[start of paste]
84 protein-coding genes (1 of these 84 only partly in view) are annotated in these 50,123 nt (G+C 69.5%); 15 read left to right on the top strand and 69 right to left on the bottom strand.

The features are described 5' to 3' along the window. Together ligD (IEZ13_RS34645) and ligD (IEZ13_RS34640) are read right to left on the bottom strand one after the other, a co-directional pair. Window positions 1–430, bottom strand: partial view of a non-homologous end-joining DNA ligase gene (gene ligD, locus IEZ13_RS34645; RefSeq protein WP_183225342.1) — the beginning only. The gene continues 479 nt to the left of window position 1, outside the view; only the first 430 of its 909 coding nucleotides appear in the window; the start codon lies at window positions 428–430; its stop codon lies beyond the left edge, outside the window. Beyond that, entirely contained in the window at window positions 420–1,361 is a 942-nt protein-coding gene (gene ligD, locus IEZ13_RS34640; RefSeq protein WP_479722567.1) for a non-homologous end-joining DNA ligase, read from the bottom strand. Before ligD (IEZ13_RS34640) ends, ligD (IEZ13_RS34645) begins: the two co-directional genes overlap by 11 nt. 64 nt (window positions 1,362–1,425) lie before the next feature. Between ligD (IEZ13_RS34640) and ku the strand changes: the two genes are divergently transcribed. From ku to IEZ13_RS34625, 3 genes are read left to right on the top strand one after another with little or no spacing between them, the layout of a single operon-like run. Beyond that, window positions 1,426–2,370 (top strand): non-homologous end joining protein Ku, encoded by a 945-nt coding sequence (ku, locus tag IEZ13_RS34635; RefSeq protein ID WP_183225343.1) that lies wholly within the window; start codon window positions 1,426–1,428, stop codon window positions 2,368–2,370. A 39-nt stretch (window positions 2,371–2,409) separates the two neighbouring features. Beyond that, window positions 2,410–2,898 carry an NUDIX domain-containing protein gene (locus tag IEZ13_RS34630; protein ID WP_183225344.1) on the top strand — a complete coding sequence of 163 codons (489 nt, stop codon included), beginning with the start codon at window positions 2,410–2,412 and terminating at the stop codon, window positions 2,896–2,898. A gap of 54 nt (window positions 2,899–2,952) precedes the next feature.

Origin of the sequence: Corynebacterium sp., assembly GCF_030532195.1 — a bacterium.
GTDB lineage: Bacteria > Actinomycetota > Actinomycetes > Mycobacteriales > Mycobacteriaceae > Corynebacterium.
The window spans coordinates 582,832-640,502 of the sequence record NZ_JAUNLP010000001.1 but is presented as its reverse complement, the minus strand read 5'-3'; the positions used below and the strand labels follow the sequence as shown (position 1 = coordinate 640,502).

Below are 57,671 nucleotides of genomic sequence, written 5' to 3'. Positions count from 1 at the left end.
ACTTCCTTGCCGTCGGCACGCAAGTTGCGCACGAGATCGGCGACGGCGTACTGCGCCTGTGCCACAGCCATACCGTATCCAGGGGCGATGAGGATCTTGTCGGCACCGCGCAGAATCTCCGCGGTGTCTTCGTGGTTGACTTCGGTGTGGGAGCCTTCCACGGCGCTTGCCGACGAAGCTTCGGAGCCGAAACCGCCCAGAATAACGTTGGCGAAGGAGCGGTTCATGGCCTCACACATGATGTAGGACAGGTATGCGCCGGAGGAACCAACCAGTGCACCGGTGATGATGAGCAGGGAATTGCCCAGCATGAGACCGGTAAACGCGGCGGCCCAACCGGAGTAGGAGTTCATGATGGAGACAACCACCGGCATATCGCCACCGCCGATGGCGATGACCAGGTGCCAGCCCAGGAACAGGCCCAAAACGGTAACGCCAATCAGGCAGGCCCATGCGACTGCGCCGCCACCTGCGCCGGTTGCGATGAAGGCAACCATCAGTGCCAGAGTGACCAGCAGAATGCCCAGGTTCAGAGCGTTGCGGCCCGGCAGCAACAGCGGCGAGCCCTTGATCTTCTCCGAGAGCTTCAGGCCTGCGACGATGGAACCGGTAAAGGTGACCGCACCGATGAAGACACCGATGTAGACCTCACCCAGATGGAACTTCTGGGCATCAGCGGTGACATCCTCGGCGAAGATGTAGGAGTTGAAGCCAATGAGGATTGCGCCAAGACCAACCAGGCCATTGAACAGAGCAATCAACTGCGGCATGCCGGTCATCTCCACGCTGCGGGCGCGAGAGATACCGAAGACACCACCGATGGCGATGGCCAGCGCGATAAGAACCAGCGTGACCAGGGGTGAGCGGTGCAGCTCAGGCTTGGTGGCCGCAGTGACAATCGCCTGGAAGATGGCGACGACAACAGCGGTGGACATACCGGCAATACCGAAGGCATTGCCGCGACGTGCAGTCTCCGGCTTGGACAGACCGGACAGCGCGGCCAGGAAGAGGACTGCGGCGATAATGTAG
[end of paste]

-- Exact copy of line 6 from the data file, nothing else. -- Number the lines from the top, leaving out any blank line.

Below are 57,671 nucleotides of genomic sequence, written 5' to 3'. Positions count from 1 at the left end.